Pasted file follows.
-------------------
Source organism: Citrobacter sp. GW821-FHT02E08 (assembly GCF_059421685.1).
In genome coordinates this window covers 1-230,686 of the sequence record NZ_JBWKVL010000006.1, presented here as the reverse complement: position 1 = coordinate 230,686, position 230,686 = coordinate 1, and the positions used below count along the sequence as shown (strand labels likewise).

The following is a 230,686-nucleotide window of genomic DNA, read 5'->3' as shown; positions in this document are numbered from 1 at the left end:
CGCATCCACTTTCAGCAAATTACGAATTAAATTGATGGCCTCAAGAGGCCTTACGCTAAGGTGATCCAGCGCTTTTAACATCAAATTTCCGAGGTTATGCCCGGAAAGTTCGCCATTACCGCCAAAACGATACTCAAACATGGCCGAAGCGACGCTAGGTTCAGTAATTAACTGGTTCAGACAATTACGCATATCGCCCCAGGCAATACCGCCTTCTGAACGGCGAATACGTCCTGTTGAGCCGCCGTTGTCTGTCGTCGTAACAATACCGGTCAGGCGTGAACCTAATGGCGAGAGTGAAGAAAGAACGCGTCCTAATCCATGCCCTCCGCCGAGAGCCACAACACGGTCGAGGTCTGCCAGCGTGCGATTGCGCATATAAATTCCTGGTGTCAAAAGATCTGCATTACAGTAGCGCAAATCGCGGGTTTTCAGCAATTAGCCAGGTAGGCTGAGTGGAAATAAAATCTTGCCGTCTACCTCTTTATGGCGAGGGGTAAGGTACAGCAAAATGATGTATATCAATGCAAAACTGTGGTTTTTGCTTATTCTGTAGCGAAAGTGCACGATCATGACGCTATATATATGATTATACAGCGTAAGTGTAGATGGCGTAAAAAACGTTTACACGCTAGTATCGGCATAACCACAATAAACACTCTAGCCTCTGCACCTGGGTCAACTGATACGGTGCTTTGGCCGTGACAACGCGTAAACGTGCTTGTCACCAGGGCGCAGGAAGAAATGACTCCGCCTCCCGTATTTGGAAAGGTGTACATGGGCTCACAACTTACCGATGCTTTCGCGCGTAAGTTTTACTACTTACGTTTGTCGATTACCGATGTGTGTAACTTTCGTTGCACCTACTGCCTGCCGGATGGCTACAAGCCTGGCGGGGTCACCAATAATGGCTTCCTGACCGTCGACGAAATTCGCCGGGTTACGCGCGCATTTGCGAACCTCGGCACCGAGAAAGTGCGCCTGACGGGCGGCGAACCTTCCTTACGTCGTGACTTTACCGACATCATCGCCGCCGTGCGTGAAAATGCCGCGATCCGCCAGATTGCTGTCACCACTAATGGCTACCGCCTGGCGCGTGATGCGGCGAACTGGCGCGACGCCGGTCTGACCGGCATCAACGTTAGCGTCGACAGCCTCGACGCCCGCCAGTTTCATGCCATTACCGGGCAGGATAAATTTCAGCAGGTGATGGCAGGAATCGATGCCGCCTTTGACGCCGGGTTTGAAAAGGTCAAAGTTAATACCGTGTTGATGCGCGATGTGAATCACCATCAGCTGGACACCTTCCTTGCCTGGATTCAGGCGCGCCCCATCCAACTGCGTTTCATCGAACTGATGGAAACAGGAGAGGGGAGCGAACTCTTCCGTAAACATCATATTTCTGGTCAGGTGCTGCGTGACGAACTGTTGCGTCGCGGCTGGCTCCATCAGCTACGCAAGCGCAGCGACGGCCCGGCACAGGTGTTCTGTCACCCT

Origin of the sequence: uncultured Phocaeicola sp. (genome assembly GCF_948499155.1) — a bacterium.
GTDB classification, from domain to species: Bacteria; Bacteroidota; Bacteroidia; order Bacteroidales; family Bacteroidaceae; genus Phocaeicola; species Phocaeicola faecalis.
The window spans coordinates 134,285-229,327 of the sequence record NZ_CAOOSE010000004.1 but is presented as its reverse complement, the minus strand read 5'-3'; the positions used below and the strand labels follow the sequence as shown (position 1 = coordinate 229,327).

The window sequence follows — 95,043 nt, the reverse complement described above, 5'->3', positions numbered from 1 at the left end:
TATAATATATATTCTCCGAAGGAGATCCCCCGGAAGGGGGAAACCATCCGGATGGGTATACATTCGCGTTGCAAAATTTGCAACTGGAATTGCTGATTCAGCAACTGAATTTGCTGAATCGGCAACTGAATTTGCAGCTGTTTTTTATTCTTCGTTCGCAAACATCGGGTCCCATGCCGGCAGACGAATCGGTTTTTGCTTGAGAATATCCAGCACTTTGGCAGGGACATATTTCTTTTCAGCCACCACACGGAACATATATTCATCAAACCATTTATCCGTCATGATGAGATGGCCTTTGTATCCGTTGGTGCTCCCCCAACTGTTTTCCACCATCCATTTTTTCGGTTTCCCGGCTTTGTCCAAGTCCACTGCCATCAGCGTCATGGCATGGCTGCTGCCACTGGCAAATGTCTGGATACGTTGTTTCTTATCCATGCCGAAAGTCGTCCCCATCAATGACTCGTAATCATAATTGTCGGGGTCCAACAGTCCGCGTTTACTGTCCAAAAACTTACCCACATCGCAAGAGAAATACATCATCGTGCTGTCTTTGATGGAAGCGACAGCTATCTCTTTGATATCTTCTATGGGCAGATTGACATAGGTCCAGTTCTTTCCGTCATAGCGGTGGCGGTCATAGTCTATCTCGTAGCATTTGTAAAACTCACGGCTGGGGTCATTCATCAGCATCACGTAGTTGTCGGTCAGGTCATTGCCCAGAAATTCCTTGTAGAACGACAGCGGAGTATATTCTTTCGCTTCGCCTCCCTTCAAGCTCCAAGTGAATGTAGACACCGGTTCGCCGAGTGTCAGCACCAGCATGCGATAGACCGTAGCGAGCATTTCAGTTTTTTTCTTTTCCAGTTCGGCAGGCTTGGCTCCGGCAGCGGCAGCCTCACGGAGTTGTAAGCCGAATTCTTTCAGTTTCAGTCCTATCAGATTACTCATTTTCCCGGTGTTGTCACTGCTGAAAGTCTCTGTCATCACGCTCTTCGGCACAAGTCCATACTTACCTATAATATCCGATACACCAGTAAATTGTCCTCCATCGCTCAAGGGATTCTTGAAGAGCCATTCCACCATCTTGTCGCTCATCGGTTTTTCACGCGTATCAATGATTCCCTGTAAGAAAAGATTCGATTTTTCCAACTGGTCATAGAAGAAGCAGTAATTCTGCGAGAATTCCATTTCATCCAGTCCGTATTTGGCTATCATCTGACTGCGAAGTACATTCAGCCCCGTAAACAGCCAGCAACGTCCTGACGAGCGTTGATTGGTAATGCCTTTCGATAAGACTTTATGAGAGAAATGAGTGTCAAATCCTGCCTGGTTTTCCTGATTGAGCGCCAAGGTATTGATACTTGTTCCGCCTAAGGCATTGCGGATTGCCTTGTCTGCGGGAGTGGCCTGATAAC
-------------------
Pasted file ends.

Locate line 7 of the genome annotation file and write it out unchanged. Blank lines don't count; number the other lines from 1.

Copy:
The window spans coordinates 134,285-229,327 of the sequence record NZ_CAOOSE010000004.1 but is presented as its reverse complement, the minus strand read 5'-3'; the positions used below and the strand labels follow the sequence as shown (position 1 = coordinate 229,327).